Walker Kessler might seem like a very happy-go-lucky, easygoing guy away from the court, but when he’s on the court, he’s a perfectionist.
The Utah Jazz rookie center watches film religiously and when he makes mistakes he’s really hard on himself. Head coach Will Hardy jokes that every time Kessler talks to him, he’s apologizing for something.
“Walker is somebody that myself and the rest of the staff are constantly encouraging to just sort of let it rip. He’s obviously incredibly talented, he works very hard at improving, but he’s a very conscientious kid.” — Utah Jazz coach Will Hardy on Walker Kessler
On Sunday night, for the second time this season (both times post All-Star break) the Jazz’s first offensive possession was a designed play to get Kessler open from 3-point range. The first time this happened Kessler nailed a corner 3. This time, he missed a top of the arc 3, and although the plays can seem a little gimmicky — and Hardy certainly doesn’t want Kessler to think he’s got a green light throughout the game from deep — there is a little bit of method to the madness.
“Walker is somebody that myself and the rest of the staff are constantly encouraging to just sort of let it rip,” Hardy said. “He’s obviously incredibly talented, he works very hard at improving, but he’s a very conscientious kid.”
Kessler is always worried about what impact he’s having, whether that’s good or bad. He doesn’t want to make a bad decision and potentially be part of the reason why the Jazz don’t win. Or even on a smaller scale, he doesn’t want to be a part of a broken play or a turnover, or any other miscue.
He tries to get out of his own way, and listen to the encouragement of the coaching staff. He hears them say that basketball is an imperfect game and that he’s never going to be able to do everything absolutely right and to a T for 48 minutes — but, he wants to try.
For Hardy, it’s an incredible luxury to have such a skilled rookie who wants so badly to impact winning and learn everything he can and will do anything that’s asked of him. At the same time though, Hardy wants Kessler to learn to feel the game out and play with a little bit of freedom.
“He wants to do the right thing all the time,” Hardy said. “There’s 80% of that that is fantastic. Like, he wants to follow the game plan, he wants to do everything that we asked him to do. But there’s part of the game that you just have to let go and let it rip — fly around a little bit, don’t be afraid to make some mistakes.”
When that sentiment was relayed to Kessler by reporters, he joked that he would start just letting loose on the court and have the perfect scapegoat.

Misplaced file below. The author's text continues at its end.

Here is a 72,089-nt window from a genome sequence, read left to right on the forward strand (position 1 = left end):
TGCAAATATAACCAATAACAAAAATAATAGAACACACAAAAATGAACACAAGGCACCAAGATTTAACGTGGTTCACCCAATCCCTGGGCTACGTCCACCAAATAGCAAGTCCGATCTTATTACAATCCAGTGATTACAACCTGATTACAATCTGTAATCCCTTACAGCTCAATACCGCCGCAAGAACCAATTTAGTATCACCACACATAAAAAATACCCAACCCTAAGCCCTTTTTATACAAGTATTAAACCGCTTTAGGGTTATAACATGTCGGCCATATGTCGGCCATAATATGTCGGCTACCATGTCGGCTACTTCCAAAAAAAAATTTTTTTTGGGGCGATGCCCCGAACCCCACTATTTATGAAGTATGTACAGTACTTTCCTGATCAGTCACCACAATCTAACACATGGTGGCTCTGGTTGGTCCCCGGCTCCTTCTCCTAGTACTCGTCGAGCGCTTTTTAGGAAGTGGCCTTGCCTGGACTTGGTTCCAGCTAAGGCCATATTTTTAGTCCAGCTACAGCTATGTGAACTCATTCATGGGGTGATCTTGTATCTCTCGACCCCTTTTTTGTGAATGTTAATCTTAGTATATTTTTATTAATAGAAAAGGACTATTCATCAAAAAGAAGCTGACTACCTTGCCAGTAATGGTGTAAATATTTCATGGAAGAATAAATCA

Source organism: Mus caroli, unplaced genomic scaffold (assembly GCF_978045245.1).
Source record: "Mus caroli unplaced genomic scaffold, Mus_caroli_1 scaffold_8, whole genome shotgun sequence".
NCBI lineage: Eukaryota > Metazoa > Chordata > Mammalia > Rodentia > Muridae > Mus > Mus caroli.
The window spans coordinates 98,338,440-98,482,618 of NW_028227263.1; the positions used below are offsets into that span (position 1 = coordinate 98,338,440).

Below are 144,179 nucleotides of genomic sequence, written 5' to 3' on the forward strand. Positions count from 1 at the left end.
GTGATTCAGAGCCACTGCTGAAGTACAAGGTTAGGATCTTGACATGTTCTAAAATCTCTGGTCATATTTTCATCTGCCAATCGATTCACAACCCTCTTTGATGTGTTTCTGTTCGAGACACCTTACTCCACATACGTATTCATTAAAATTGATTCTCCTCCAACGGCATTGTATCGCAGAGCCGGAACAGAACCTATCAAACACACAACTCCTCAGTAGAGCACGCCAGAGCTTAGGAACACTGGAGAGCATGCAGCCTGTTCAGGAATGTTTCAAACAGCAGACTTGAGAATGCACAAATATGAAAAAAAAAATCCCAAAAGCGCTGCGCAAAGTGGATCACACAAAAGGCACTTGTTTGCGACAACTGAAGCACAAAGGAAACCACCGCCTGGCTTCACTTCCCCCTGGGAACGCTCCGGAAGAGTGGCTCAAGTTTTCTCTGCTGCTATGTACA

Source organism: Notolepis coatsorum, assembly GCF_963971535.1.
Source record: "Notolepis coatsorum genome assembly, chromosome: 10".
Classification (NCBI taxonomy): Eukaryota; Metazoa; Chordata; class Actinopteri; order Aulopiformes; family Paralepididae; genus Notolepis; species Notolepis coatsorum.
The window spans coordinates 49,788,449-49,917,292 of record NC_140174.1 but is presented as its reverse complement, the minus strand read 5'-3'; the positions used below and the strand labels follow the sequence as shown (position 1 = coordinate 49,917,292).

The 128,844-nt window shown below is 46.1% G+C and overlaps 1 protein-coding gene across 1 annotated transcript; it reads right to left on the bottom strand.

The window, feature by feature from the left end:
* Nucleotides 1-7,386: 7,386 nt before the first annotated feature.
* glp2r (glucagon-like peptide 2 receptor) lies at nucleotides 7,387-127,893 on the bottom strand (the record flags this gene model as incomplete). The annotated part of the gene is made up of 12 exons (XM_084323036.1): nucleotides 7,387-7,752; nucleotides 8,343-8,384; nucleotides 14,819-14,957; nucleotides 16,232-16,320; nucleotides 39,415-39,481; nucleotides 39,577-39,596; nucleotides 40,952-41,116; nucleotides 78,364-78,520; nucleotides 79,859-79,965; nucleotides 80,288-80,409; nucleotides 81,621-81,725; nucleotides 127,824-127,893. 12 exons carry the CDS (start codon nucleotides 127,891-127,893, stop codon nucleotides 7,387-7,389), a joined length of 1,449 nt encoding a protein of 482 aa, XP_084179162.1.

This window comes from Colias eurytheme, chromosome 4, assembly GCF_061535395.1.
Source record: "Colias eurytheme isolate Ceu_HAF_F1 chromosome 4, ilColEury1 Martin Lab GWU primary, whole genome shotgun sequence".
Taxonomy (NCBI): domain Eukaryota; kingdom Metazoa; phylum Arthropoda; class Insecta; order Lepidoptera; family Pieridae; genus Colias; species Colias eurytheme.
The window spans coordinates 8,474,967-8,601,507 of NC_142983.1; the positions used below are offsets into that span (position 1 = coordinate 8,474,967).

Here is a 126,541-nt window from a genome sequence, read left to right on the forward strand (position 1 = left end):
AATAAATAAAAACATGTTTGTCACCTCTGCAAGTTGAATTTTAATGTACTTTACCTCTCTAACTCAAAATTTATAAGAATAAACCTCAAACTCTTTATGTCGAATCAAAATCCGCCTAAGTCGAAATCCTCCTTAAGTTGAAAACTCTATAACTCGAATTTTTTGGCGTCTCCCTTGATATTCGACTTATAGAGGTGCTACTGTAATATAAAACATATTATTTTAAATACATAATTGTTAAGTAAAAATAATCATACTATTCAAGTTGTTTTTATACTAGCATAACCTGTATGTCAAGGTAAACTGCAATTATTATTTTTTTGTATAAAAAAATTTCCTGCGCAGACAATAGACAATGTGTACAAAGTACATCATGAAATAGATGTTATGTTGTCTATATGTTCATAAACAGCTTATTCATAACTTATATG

“Coach would be like, ‘What happened? What is that?’ And I’d just say, ‘Well the reporters told me you said ‘let it rip,’” Kessler said through laughs.
Even though Kessler jokes about it, Hardy knows it’s just not in Kessler’s makeup to do anything too outlandish.
“His most let-it-rip moments would still be in a realm of team-first. That’s just his personality,” Hardy said. “His natural state is never going to let him go to a place of like ruining the game. So, we’re just trying to encourage him to continue to be aggressive on both ends of the floor.”
So if Kessler see’s a mismatch that he likes or he is having some success on a post-up, sees an opening for a back cut, or any other thing, the Jazz staff want him to feel confident in taking some liberties within the game.
“I’m a guy that wants to win more than anything and I’ve never been someone that is like, ‘Oh I’m not getting enough shots, let me go get mine,’” Kessler said.
He’s open to taking more chances, but also believes that feeling out that part of the game will come with time.
“I just want to reiterate like, I’m so, so grateful. I know a lot of guys that get drafted a little later, they’ll feel some type of way. But I am so happy I got picked where I did and then got traded. Everything happens for a reason in my eyes. God was looking after me and I’m in the perfect spot.” — Walker Kessler
It’s easy to forget that Kessler, as talented and skilled and capable as he is, is a 21-year-old rookie. He’s got plenty of time to find a little bit of freedom in his game and learn to take some risks.
You might not see Kessler become a pick-and-pop big on a regular basis anytime soon. You might not see him calling for the ball on the post. You probably won’t see him dominating offensively in a way that is outside of the Jazz’s system.
But in time, you might see flashes of him trying to be more assertive, because Kessler truly believes in Hardy, the Jazz, and that he’s going to become the best version of himself in a Jazz uniform. So if Hardy says ‘let it rip,’ Kessler is going to try to make it happen.
“Maybe I’ll start trying to do a little bit,” he said with a shrug. “I just want to reiterate like, I’m so, so grateful. I know a lot of guys that get drafted a little later, they’ll feel some type of way. But I am so happy I got picked where I did and then got traded. Everything happens for a reason in my eyes. God was looking after me and I’m in the perfect spot.”